It was a bad week for New Jersey in enforcement proceedings, as a fund manager was charged by the Securities and Exchange Commission with fraud and hit with asset freezes even as, in another case, New Jersey and California traders pleaded guilty to insider trading.

In addition, a San Francisco venture capitalist agreed to settle charges that he stole investor funds; a biotech company was charged with fraud for misleading investors; and a former TV commentator settled with the SEC on penny stock fraud charges.

Fund Manager Charged With Stealing From Investors to Pay Nephew’s Bills

A New Jersey-based fund manager and two firms he controls were charged with fraud by the SEC, and hit with asset freezes on allegations that they stole $5.7 million from investors and diverted millions more to other improper and undisclosed uses.

According to the agency, in marketing shares in promising pre-IPO tech companies in the Bay Area to investors, John Bivona used money raised through Saddle River Advisors and SRA Management Associates to pay off earlier investors, prop up other funds and pay family-related expenses.

Bivona raised more than $53 million from investors, but used so much of that money for his own purposes that his firms were continuously short of the cash needed to buy the shares promised to investors. He secretly steered the great bulk of that money to his nephew Frank Mazzola, who was barred from the securities industry in a prior SEC enforcement action. Mazzola was charged along with Bivona and his firms in this latest action in California.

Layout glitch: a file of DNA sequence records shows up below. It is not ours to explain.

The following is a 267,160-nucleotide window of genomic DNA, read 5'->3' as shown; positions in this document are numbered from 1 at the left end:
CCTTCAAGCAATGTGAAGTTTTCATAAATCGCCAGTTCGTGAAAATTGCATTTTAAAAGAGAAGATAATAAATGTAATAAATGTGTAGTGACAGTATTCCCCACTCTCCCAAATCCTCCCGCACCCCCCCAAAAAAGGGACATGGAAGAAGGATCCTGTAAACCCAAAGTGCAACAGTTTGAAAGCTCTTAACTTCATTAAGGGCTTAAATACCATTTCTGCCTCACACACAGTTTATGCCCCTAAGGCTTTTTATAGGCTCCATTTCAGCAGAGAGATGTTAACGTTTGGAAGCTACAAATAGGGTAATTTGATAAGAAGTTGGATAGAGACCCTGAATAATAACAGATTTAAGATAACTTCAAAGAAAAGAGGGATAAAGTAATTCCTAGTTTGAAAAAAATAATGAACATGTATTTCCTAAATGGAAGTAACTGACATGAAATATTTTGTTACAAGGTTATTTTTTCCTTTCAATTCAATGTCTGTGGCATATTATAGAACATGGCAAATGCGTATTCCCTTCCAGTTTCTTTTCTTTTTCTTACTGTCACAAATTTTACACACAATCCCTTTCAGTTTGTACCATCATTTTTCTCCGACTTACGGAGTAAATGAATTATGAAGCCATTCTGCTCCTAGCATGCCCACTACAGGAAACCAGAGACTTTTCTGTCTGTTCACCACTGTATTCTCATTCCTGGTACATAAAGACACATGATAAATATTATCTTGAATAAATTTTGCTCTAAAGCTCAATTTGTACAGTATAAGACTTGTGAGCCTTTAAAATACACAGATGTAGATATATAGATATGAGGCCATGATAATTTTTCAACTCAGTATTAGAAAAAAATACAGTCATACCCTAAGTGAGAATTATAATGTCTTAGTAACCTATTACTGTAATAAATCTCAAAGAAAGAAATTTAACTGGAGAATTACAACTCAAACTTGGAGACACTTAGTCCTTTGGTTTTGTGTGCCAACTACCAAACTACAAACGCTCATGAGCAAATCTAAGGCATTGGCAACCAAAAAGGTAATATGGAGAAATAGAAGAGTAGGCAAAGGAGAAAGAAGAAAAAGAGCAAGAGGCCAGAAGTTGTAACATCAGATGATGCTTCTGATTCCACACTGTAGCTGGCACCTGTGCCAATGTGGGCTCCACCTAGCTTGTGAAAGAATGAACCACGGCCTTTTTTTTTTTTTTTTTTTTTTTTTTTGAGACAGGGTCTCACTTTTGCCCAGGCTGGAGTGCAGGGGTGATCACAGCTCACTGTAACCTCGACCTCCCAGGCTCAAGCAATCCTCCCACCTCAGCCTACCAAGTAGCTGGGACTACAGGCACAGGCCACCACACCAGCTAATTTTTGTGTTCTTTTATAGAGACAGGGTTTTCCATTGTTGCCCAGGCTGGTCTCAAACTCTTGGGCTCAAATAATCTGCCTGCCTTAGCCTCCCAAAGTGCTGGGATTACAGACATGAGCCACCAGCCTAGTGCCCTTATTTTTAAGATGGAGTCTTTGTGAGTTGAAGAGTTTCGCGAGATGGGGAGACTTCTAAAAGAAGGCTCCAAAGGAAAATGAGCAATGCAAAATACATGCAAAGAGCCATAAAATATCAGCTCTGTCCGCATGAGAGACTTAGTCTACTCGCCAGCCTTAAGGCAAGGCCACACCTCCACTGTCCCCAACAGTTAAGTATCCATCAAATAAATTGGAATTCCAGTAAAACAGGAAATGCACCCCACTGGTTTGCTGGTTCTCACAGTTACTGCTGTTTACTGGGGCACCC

Bivona kept his scheme going by indiscriminately transferring money among more than a dozen bank accounts associated with an array of different entities. He used investor money to pay Mazzola’s credit card bills, income taxes, a car loan, attorney fees and the mortgage on a Jersey Shore vacation home.

Investors were told they would receive annual financial statements for the funds, but that never happened — no statements were ever prepared. In fact, the offering was never even registered with the SEC.

The SEC seeks permanent injunctions, plus disgorgement with prejudgment interest and monetary penalties, from Bivona and the firms, as well as from Mazzola.

The assets of Mazzola and his wife, a relief defendant, were frozen, and the SEC so obtained a court order to appoint an independent monitor over Saddle River Advisors, SRA Management, the SRA Funds, and other affiliated entities. Bivona, Saddle River Advisors, and SRA Management are also enjoined from raising money from investors.

Traders Plead Guilty to Insider Trading

Farmingdale, New Jersey resident Steven Costantin and Oak Park, California resident Ronald Chernin pleaded guilty to charges of securities fraud and conspiracy to commit securities fraud in a scheme that ran from May 2010 to August 2013.

Costantin and Chernin were charged in 2015 after they were accused of trading in advance of at least 15 stock offerings from public companies, made on the basis of tips from investment bankers that they had agreed to keep secret and not to trade on. Costantin and Chernin were day traders for Steven Fischoff, Costantin’s brother-in-law, and they and other members of the day-trading operation presented the trading entities as legitimate financial management firms of considerable size so that they’d be able to coax investment bankers to invite them to participate in stock offerings. In the course of so doing, they signed confidentiality agreements which they subsequently ignored, trading on the information they received and shorting stocks in anticipation of price drops.